An irregular concavity, either intentional or a natural bone marrow cavity, is present at the center of the large end on this artifact. The small tip on the other end of this artifact is rounded off, apparently from use wear. This tip exhibits one flat facet and two adjacent excurvate facets. The facets suggest it was used for pressure flaking during the knapping of chipped stone tools, mostly made from local Fort Payne chert. However, considering the amount of pressure required and the associated hand/wrist leverage necessary to flake chert in this manner, its use in knapping no doubt occurred when this was a much longer artifact—before the large end was ever scored and snapped.  This, of course, raises two obvious questions.  Why was the scoring and snapping done to create such a small artifact?  What was the subsequent use for such a small artifact?  No wear patterns on this artifact suggest a particular subsequent use. Perhaps this small artifact was simply a piece of waste material that was cut off from a larger length of bone or antler so the larger piece could be reshaped for some purpose.

I have seen artifacts exactly like this one in excavation reports for other Middle and Late Archaic sites in the Southeast and Ohio Valley. Once upon a time, I thought Lewis and Lewis (1961) had a description and photograph of this bone/antler artifact type in their famous report on the excavations at the Eva site in Benton County, Tennessee. A perusal of that report did not identify any description or photographs of such an artifact. I may have been thinking about William S. Webb’s report (Webb 1974) on the 1939 WPA excavations at the Indian Knoll site near Paradise, Kentucky. I do not have a handy copy of that report to consult here in my office. Therefore, I am reaching out to you (just for fun here at the blog) and to one of my archaeological colleagues who is far more familiar with bone and antler artifact assemblages from Middle and Late Archaic period archaeological sites in Tennessee and the southeast.

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Figure 5.  Bone/Antler Artifact from 40DV434

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Figure 6. Large End of Bone/Antler Artifact from 40DV434

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Figure 7.  Faceted Small End of Bone/Antler Artifact from 40DV434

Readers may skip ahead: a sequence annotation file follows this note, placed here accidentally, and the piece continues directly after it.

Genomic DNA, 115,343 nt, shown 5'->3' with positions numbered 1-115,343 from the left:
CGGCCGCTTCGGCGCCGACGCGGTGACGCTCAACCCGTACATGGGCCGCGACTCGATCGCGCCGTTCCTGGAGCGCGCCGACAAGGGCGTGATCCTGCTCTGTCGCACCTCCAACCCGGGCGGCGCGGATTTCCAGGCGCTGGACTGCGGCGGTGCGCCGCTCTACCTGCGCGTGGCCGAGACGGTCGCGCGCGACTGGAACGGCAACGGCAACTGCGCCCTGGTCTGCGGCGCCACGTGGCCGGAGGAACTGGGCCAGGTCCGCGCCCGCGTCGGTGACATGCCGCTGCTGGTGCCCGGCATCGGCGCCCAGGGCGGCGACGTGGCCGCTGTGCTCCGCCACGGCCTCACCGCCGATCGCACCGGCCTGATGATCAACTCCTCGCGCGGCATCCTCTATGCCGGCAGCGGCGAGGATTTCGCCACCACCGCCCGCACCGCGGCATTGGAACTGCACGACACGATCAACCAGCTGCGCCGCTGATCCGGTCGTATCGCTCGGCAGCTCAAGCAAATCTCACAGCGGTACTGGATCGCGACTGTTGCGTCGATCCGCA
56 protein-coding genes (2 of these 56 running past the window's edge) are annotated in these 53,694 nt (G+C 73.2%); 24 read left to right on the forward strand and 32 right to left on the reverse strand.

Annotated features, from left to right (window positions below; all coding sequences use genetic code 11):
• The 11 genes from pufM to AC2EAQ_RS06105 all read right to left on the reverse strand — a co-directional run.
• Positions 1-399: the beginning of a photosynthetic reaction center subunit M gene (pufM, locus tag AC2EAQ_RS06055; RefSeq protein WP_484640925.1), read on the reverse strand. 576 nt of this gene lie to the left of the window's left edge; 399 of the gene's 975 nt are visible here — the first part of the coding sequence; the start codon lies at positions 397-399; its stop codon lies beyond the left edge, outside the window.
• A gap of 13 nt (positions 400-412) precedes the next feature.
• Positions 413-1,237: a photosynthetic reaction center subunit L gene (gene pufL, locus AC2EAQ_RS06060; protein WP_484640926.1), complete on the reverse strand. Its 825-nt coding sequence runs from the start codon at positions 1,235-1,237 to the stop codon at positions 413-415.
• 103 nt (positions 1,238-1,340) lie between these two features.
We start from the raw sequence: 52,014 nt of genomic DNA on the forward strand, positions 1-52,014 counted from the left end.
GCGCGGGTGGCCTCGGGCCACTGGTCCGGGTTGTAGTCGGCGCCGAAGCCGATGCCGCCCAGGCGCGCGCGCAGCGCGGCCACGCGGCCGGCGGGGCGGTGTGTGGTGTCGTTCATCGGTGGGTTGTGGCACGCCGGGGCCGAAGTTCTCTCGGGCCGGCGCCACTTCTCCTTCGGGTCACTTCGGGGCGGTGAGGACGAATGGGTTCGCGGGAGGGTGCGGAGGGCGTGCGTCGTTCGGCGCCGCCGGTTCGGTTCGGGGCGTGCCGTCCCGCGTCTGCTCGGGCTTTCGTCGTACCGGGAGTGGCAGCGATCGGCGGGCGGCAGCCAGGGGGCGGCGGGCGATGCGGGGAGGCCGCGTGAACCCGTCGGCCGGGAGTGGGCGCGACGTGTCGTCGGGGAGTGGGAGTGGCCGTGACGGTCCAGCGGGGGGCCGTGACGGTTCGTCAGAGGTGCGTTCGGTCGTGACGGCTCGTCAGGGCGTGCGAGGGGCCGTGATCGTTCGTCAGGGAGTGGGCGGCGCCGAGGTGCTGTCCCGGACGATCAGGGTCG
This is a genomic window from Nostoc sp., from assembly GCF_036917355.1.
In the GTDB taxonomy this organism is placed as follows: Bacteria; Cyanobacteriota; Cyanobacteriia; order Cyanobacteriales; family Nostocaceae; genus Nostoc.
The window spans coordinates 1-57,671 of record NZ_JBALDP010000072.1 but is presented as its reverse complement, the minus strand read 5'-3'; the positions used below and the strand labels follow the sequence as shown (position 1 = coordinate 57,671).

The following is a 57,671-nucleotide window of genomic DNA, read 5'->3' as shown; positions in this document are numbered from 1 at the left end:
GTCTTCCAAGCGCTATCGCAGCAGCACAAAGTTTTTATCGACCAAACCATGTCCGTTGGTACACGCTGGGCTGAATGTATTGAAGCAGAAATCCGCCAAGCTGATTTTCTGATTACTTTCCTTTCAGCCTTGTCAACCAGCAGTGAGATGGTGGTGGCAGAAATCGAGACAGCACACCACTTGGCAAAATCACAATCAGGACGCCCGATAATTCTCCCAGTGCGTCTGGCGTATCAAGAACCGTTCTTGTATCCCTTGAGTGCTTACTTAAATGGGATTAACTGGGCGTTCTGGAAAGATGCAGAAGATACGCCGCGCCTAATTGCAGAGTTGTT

If you know what these two mystery artifacts are in more specific typological terms, please feel free to contact me. Just click on the “Contact” button at the top of this blog page and send me a message.

References

Lewis, Thomas M.N. and Madeline Kneberg Lewis 1961. Eva: An Archaic Site. The University of Tennessee Press. Knoxville, Tennessee.

Webb, William S., 1974. Indian Knoll. The University of Tennessee Press. Knoxville, Tennessee.

Photograph Credit: Leah Brown and Tracy Brown

Note: Leah Brown and I were just messing around for fun when we were taking these artifact photographs. Our main purpose was to keep the artifacts in sharp focus to assist with identification. We would do much better than this, particularly on the out-of-focus measurement scales, if we were taking photographs for a formal archaeological report. But hey.  This is social media where things are far less formal, so what you see is what you get.

First Face of America

Mexican Proboscideans

Just three days ago, the long-running PBS science series Nova presented one of the best documentaries on ancient man in the New World that I have ever seen.  It centers on the discovery of ancient Native American human remains deep in a Mexican cenote in 2007 and the later full interpretation of those remains.

No. This is not about human sacrifices by the Classic or Post-Classic period Mayans—far from it. These human remains turned out to be Paleo-Indian. If you love underwater archaeology, Clovis points, and the first peopling of the America’s, you are going to love this!!! That is all I am going to say about this excellent documentary because I do not want to spoil it for you.

This new documentary is available for viewing on the PBS website right now.  When you get there, just click on the white triangle. If you have a new computer, I would strongly recommend clicking on the full-screen option in the lower right corner of the PBS viewing screen for maximum cinematic effect—because the cinematography is worthy of a big screen movie at your local theater.

Sentimental old archaeological me has a confession to make here. I shed actual tears while watching this. I really did!!!  Please click on the following safe link for a truly fantastic adventure in American archaeology and physical anthropology:

First Face of America

Photograph Credit: Archaeology News Network (2014)

Open Enrollment for the 2018 Programs at the Center for American Archeology Begins Now

I just received an e-mail message from Kathryn Chapman, who is the Education Coordinator at the Center for American Archeology in Kampsville, Illinois. The open enrollment period has just begun for their 2018 programs.  You may read all about it and obtain enrollment information for yourself, a family member, or a friend at the following safe link: